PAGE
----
Written either by Clement Moore or Henry Livingston
(the authorship is contested) in the 19th century, this classic American poem established Saint Nicholas, or Santa Claus, as we know him today.
Traditionally it has been credited to the New York professor of Greek and Oriental Literature Clement Clarke Moore (1779-1863), who included it among his Poems, but the descendants of Henry Livingston
(1748-1828), a Dutchess County army major, farmer, surveyor, and justice of the peace, claim that he wrote it and read it to his children around about 1808.
Others argue that it was written by the Poughkeepsie poet Henry Livingston
Clement Clarke Moore (1779-1863) included it in his 1844 Poems and has traditionally been credited with writing it, but the descendants of Henry Livingston
(1748-1828) claim that he composed it and read it to his family around 1808.
is a technical director and Engineering Fellow at BAE Systems, a global defense, security and aerospace company.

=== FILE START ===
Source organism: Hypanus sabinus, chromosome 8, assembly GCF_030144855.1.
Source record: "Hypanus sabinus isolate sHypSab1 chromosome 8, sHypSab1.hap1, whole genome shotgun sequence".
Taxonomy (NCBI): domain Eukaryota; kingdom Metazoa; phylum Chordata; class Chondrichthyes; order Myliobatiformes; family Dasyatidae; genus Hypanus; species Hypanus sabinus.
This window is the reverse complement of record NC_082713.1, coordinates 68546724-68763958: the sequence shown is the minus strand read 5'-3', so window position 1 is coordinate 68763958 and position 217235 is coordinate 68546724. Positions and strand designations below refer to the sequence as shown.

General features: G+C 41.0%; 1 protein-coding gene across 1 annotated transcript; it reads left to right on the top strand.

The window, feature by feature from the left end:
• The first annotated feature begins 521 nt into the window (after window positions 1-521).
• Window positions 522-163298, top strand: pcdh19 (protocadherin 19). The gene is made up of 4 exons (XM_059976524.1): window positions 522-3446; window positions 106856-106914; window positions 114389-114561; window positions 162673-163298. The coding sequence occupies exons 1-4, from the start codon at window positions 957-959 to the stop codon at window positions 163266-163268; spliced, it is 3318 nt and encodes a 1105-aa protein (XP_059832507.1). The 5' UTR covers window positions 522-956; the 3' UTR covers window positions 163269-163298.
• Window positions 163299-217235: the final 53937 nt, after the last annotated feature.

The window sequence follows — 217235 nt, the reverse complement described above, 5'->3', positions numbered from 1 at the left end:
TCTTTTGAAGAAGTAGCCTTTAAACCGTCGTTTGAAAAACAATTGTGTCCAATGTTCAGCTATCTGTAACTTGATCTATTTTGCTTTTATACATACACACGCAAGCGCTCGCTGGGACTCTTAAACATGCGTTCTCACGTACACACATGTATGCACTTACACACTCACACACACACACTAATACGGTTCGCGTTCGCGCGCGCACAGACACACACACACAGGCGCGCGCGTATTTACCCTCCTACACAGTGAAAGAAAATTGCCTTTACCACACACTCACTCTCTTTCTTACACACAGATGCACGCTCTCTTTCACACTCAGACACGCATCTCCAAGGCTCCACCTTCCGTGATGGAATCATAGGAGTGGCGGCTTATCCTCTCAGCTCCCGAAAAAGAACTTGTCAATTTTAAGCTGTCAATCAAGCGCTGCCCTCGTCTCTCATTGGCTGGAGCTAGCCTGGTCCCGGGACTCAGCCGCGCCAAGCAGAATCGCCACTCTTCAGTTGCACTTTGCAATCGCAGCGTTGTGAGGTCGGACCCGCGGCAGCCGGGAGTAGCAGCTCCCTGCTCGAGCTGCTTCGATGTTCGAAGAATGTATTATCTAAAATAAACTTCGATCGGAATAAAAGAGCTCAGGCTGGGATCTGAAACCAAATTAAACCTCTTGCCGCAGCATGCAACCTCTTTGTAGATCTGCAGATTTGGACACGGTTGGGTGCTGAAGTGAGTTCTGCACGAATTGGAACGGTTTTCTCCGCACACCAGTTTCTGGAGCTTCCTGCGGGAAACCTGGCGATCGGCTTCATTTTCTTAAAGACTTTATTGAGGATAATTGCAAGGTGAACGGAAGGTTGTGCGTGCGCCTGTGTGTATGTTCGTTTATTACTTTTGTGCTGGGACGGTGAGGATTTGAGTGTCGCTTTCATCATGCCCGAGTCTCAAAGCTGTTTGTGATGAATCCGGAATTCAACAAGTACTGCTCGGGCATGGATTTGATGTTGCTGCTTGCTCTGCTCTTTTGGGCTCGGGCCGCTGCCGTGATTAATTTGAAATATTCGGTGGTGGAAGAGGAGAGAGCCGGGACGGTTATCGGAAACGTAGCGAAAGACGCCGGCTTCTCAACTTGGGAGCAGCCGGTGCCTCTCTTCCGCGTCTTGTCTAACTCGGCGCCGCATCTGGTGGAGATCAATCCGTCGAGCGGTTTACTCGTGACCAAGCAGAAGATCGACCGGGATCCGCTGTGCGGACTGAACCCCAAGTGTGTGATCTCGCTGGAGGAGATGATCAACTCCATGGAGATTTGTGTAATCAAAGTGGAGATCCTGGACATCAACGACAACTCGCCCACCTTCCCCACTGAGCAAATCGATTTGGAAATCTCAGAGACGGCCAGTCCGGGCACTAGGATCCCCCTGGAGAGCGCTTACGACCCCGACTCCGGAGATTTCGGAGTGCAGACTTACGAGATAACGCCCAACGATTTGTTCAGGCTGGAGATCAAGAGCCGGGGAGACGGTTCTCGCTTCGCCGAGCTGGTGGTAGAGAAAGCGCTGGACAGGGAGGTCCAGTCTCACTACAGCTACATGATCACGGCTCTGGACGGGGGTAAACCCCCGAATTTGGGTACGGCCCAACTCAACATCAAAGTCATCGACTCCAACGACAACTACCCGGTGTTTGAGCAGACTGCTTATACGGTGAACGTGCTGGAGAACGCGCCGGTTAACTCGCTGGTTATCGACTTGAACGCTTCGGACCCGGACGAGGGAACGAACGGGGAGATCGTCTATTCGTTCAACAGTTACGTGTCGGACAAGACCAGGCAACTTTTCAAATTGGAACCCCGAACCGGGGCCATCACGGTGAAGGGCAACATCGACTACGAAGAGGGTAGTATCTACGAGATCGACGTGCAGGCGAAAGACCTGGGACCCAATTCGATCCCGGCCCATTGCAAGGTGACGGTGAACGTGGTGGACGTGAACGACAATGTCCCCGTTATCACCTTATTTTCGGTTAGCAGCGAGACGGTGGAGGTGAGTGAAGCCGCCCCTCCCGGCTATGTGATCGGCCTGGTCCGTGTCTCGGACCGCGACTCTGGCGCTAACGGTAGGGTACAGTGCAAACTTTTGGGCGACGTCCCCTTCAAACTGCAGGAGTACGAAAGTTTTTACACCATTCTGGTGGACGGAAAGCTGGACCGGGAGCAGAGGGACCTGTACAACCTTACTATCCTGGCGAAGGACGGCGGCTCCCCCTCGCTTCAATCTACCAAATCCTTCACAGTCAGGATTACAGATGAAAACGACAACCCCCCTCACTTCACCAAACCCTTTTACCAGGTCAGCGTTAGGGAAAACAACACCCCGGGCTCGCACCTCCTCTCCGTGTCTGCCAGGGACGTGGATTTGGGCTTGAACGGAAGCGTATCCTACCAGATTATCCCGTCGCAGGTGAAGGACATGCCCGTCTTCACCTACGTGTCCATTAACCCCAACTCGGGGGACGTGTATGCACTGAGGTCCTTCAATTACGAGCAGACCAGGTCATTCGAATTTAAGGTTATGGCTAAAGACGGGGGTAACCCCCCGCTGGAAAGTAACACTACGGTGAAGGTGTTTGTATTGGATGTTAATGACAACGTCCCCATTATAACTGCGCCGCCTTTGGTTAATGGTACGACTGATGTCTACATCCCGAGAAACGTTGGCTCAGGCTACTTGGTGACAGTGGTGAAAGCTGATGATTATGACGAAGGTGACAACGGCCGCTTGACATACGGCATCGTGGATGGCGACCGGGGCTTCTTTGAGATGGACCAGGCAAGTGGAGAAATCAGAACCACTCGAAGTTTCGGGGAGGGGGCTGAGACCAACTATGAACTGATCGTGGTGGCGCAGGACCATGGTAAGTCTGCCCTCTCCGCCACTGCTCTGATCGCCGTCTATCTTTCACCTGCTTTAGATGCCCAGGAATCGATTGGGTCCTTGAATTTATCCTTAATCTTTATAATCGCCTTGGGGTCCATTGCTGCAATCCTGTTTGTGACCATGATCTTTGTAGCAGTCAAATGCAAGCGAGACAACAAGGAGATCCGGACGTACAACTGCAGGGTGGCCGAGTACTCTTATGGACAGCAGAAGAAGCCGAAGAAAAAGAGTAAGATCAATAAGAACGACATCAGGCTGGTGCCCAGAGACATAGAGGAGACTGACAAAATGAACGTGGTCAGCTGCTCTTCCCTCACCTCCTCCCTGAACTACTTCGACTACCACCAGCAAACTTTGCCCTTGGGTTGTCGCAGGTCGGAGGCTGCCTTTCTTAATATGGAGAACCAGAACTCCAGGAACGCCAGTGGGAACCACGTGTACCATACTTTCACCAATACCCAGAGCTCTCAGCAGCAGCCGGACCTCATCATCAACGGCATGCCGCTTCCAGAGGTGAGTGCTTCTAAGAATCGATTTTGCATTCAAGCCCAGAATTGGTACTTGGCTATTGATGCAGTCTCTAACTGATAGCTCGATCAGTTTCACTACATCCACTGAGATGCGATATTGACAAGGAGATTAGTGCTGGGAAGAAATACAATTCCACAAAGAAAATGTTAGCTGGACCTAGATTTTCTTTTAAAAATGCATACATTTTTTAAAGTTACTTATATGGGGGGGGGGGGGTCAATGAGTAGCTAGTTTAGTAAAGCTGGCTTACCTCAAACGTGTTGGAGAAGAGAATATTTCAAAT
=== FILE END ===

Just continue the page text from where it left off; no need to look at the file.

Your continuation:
, technical director and engineering fellow at BAE Systems, warned on his blog that the change might cast too wide a net: "While a number of us involved .
Some think Moore didn't even write the poem, ascribing it instead to Henry Livingston
Well, four years ago an English professor proved that the original rhyme in which the names first appeared, (`'Twas the night before Christmas, And all through the house, Not a creature was stirring, Not even a mouse') was written by Major Henry Livingston
, (1748-1828) in 1807.
One person worked hard to prove that his great granddad, Major Henry Livingston
, wrote it.